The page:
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Here, too

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The world, through the magic of television, saw the bizarre incident at the memorial service for Nelson Mandela: A supposed interpreter for the deaf stood next to President Obama and other world leaders as each delivered a eulogy. He was close enough to touch each speaker, or worse, as he gestured mightily with his hands, believed by people who don't know sign language to be interpreting the speakers' remarks.

He was doing no such thing, it was soon revealed. Not an authorized interpreter, but a sometime mental patient, he had made his way into the funeral program in a way unknown or at least un-admitted to by South African authorities. The imposter's alleged sign language was, experts said, total gibberish. Government investigators promised to get to the bottom of the matter, but as their credentials and abilities seem hardly superior to those of the impostor, expectations are not great.

It was a sad, strange blot on a tribute to South Africa's greatest son, and some Westerners believed it the sort of thing that would not happen in a more advanced country. Having coffee at the Republican state headquarters in Little Rock a couple of days later, we heard a party leader remark, sorrowfully, "Only in Soweto."

But within the week, a similarly shocking oddity occurred at the Arkansas State Capitol, where a legislative committee met to investigate alleged misdeeds by the little-known lieutenant governor of Arkansas, said now to be one Mark Darr. A man took the assigned witness chair but it soon became evident that he was ignorant of, or pretended to be, long-established state laws governing public officials' use of public and private funds, such as prohibitions against making personal purchases with government credit cards. Speculation that someone other than Darr was testifying spread through the Capitol until Republican state senators claiming to know Darr well vouched for the witness. But they were as indifferent toward retribution as the South African authorities had been. Some even suggested that by being asked to obey the law, Darr was being picked on.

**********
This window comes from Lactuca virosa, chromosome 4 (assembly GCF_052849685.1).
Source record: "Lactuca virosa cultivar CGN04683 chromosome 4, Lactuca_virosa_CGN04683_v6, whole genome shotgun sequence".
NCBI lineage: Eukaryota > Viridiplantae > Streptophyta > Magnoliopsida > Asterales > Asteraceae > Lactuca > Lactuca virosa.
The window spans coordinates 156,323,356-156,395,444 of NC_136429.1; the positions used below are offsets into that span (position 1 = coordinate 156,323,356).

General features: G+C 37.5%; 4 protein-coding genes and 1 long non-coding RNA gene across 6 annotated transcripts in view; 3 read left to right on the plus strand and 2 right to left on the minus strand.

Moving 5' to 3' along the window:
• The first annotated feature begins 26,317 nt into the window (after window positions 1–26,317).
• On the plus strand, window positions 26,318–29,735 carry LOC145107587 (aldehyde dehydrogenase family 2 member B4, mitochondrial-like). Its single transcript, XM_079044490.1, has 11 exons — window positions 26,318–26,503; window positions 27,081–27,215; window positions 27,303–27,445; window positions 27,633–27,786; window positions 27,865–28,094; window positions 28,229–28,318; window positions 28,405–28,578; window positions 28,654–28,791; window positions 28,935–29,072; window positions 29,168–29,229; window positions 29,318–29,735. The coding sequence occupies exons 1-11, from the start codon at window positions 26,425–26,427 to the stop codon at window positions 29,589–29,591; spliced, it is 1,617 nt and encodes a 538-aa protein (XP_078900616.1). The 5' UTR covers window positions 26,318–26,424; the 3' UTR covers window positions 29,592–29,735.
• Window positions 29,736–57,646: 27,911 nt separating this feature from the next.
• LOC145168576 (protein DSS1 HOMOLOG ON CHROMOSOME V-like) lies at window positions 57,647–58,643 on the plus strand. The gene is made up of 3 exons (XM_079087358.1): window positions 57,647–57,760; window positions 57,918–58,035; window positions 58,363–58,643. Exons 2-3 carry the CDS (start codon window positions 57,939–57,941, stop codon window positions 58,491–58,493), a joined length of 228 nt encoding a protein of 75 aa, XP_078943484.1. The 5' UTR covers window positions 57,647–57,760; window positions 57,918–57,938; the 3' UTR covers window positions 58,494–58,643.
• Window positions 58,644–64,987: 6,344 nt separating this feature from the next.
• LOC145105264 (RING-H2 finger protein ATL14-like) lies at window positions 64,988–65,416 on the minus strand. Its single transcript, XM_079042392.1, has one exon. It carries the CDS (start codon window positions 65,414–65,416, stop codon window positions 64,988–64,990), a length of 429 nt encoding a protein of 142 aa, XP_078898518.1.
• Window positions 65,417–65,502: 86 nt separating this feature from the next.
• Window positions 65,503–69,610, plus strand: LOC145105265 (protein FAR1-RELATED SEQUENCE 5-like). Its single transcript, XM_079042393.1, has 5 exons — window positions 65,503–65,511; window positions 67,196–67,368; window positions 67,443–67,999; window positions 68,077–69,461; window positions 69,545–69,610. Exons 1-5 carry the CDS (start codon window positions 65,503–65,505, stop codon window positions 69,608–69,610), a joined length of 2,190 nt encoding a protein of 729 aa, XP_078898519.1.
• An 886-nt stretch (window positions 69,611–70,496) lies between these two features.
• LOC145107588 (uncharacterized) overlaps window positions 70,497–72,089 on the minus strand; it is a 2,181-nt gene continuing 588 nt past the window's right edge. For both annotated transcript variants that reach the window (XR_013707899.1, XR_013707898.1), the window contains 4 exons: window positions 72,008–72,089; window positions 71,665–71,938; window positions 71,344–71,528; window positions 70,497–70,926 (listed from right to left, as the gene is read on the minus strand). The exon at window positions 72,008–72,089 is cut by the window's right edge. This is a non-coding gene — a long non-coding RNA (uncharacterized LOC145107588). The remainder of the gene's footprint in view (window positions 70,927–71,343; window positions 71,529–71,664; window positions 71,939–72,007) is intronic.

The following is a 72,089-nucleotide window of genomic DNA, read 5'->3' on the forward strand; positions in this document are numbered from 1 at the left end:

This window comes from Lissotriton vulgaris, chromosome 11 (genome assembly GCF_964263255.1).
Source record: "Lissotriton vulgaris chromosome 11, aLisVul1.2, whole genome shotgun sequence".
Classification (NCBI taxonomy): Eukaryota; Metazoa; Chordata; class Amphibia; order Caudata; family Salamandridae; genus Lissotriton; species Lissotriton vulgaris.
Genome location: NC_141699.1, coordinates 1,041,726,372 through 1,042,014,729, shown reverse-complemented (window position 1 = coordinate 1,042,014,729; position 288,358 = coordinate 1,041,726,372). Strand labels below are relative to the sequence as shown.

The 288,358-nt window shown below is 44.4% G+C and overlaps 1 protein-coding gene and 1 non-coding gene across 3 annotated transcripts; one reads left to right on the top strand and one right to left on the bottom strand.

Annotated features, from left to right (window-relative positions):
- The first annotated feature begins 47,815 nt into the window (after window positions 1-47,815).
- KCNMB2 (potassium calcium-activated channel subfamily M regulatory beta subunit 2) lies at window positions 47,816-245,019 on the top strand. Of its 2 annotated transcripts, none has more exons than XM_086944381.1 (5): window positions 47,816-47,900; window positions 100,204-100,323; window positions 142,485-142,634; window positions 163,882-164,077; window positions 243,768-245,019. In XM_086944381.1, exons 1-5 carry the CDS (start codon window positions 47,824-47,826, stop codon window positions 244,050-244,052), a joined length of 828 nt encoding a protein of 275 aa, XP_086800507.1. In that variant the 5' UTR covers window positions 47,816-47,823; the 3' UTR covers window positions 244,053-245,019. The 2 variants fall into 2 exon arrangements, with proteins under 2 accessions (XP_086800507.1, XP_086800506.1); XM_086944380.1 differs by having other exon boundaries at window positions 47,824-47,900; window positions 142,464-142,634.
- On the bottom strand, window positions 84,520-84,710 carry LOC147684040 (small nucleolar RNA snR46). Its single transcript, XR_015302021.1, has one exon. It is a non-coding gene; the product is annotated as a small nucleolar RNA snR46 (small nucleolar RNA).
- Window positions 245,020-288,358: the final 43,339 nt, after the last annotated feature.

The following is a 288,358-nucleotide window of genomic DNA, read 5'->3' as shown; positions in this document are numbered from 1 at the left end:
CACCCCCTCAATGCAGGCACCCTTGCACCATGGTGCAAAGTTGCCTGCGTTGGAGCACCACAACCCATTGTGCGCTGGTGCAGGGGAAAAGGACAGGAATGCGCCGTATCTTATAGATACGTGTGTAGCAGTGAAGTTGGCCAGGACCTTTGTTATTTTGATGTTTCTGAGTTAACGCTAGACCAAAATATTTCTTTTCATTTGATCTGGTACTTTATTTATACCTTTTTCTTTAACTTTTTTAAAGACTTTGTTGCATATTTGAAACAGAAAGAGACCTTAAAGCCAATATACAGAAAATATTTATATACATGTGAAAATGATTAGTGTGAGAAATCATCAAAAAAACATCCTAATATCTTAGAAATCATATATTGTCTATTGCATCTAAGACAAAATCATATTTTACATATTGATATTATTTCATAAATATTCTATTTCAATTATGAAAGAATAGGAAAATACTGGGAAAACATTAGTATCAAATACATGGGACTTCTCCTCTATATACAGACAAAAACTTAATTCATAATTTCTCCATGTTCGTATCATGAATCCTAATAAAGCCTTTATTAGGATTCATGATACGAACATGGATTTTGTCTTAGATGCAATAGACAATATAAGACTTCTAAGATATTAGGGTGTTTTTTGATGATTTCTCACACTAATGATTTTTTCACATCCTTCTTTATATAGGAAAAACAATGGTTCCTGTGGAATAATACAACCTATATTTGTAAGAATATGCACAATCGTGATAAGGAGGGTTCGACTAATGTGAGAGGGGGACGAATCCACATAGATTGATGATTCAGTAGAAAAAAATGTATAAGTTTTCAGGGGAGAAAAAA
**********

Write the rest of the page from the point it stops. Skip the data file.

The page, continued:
An expert in the field, Dr. Vincent Insalaco, did offer an opinion on the matter:

"Mark Darr's blatant abuse of government resources is deplorable. Today's report confirms that the Lt. Gov. has abused his office and state resources by nearly $10,000, which is nearly half of the average working Arkansan's income every year. The rules about using state funds for personal expenditures are clear and Darr clearly broke many of them. His record of irresponsibility is an embarrassment to our state and he should apologize to Arkansas for his transgression."

More than apologize, he should resign. The real Darr, that is. If there's an imitator, he could be barred from the Capitol, now that people know what Mark Darr is supposed to look like.

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